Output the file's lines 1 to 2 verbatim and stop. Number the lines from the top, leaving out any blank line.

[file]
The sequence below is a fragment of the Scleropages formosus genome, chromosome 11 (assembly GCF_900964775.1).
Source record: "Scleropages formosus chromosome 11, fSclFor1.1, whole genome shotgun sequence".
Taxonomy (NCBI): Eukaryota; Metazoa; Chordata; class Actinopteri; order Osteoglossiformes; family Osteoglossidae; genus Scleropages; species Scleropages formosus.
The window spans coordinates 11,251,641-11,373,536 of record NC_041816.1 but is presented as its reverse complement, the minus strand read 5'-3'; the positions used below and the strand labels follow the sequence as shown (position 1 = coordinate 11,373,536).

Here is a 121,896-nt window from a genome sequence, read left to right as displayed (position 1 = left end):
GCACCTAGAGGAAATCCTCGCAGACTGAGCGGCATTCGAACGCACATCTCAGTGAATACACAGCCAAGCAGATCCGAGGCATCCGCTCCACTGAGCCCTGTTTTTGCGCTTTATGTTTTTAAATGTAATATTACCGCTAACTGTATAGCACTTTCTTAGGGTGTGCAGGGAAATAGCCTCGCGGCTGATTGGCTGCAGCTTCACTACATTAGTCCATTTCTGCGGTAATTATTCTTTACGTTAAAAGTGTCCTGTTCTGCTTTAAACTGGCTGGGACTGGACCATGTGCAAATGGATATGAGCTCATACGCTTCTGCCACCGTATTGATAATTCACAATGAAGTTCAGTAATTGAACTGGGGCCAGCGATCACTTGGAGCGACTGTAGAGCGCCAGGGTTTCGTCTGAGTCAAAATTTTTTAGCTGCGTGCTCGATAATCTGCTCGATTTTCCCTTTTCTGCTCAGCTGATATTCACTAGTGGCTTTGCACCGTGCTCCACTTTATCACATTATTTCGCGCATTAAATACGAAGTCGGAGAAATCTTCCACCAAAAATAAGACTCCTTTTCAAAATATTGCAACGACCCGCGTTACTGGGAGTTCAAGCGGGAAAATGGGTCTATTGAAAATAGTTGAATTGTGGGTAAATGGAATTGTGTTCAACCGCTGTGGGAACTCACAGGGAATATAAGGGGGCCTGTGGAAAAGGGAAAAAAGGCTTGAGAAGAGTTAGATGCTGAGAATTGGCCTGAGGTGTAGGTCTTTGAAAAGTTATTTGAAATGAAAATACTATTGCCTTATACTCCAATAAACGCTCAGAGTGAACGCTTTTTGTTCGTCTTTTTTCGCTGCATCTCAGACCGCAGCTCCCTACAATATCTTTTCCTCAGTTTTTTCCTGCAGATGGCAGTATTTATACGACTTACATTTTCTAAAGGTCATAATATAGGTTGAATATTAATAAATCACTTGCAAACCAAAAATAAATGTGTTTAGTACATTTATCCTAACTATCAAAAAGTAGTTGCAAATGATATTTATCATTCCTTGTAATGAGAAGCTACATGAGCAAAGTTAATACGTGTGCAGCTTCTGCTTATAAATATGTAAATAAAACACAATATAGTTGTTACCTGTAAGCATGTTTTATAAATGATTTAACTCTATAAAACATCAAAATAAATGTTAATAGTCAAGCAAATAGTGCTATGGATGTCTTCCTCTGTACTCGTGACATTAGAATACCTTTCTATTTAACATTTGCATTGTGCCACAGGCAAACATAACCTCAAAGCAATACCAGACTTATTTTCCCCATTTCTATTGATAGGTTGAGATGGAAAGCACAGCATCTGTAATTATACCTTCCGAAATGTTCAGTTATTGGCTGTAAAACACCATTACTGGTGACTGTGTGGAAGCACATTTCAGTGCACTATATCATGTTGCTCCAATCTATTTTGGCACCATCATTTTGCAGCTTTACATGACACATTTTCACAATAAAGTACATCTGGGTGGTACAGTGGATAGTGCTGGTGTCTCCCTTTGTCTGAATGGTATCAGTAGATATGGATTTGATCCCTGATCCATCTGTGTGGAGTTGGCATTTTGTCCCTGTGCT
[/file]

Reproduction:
The sequence below is a fragment of the Scleropages formosus genome, chromosome 11 (assembly GCF_900964775.1).
Source record: "Scleropages formosus chromosome 11, fSclFor1.1, whole genome shotgun sequence".